“My uncle won $9m from the lottery. He bought a large piece of land in Amish country, built a mansion on it, bought a bunch of toys (boats, atv’s, etc.), and adopted a kid. A bunch of my s**tbag extended family moved to where he lived in Maine and began asking him for money.
2 years later he ran out of money, divorced his spouse, and pawned the kid off to my mother who, out of love and pity, raised him.
So don’t do any of that i guess!
Edit: No I’m not the kid!”
#9. Try to win more.
“Spend it all on lottery tickets to try and win more.”
#8. Protect your identity.
“Sign your name.
If you want to open a trust you need to make the trust and then have the trust sign it, this can then protect your identity because most states require you to publish your name.”
#7. Start your life over.
“I would have no problem not telling anyone, I’m a private person as is and I’m not someone who likes to have attention. Keeping my spouse reigned in is a whole other story, she would have an incredibly difficult time keeping quiet.
I would go out of my way to not tell anyone for a long time, possibly even years if I was able to pull it off, but realistically I don’t think that’s possible with a large jackpot. You’re going to make major life changes, even if you are someone who isn’t flashy, it’s going to be hard to not raise suspicion.
With a jackpot as large as the current one is, it will not be possible to keep your life as it is, that is a level of money that will require you to relocate in a major way, likely multiple times over the next few years. I actually feel like that type of money could possibly require you to change personal details about yourself, I just don’t think you could escape the constant outside pressure otherwise. You would also have to be prepared to permanently destroy multiple relationships in your life, money brings out the worst in people, family you were close with, friends, and former co-workers are going to look at you differently. There’s going to be jealousy, resentment and anger directed towards you.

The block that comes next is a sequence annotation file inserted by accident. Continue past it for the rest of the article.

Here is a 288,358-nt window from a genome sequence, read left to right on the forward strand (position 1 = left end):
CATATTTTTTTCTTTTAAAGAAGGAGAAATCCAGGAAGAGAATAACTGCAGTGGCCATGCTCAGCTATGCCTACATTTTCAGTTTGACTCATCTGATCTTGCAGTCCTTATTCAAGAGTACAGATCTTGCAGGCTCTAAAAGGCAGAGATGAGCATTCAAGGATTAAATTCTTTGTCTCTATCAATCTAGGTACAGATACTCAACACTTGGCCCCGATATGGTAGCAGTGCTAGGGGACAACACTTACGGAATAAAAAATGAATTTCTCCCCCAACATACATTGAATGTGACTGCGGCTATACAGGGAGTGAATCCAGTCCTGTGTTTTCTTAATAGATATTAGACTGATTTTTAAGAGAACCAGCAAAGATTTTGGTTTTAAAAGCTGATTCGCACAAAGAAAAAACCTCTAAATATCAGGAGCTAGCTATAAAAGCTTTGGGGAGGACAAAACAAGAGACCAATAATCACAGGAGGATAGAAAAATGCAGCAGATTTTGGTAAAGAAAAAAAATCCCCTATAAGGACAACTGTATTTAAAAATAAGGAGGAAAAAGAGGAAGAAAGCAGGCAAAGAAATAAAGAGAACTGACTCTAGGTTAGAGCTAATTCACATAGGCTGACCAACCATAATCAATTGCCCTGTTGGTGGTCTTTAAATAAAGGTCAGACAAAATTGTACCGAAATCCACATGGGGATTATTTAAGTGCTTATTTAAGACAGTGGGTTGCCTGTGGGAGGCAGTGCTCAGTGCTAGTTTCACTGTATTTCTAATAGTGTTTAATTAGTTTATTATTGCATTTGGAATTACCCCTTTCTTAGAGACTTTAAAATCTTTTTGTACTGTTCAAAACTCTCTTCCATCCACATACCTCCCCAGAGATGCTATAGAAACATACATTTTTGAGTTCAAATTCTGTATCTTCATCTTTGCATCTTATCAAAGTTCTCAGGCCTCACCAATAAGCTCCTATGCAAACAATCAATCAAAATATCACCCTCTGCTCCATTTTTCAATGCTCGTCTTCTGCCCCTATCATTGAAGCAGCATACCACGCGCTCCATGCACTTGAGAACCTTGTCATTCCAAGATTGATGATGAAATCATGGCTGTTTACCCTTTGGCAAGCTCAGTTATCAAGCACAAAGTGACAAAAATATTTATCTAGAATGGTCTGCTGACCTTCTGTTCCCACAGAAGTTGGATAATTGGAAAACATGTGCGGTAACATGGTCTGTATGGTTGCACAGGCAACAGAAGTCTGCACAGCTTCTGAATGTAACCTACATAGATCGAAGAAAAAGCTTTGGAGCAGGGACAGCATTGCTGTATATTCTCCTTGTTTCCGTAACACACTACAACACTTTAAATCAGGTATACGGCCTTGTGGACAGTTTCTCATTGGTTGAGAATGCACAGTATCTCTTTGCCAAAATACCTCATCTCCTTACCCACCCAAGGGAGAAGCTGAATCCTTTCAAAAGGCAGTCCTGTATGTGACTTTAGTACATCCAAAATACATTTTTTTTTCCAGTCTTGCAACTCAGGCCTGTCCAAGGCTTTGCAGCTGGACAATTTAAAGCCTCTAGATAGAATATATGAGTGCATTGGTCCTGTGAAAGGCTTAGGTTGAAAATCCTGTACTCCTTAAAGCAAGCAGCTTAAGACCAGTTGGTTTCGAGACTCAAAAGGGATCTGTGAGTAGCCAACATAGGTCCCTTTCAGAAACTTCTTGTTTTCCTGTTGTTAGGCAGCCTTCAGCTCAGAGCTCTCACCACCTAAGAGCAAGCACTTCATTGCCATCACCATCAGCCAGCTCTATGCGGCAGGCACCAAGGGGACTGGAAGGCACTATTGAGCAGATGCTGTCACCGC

I almost feel like you would have to essentially start your life over.”
#6. New cars.
“Buy new cars all the time.
I live in a rural city in Canada.
Maybe 6-8 years ago a local woman won $12 million in the Lotto 649. She went from your regular car to $80,000 Mercedes- Benz’s and Jeep Grand Cherokee Summit’s every year for her, her husband and her son.
Fast forward to last year. I’m the GM of a Car Rental agency. Her kid is 19 and thus unable to rent or even drive a rental car. They keep demanding I allow him to drive, I keep telling them no he can’t going so far as to show them how the computer system with automatically blank out his license.
They flip their shit all entitled and what not. Typical ‘Can I speak to your manager?!” haircut and all.
I find out later than the $12 million is gone. All of it. Disappeared. I found out through contacts at several dealers that they had purchased almost 20 vehicles in 6-8 years, getting hosed on the trade in value almost every time. The vehicles didn’t account for all $12 million, but it certainly accounted of a large portion of it.”
#5. Don’t trust it.
“Let people guilt trip you into giving them money.
Everyone has a sad story that’ll break your heart and make you feel bad.
As sad as it is, don’t trust it…ever.
Money makes people greedy. Greedy people do whatever they want to get what they think they need.”
#4. Never really the “work hard” kind of guy.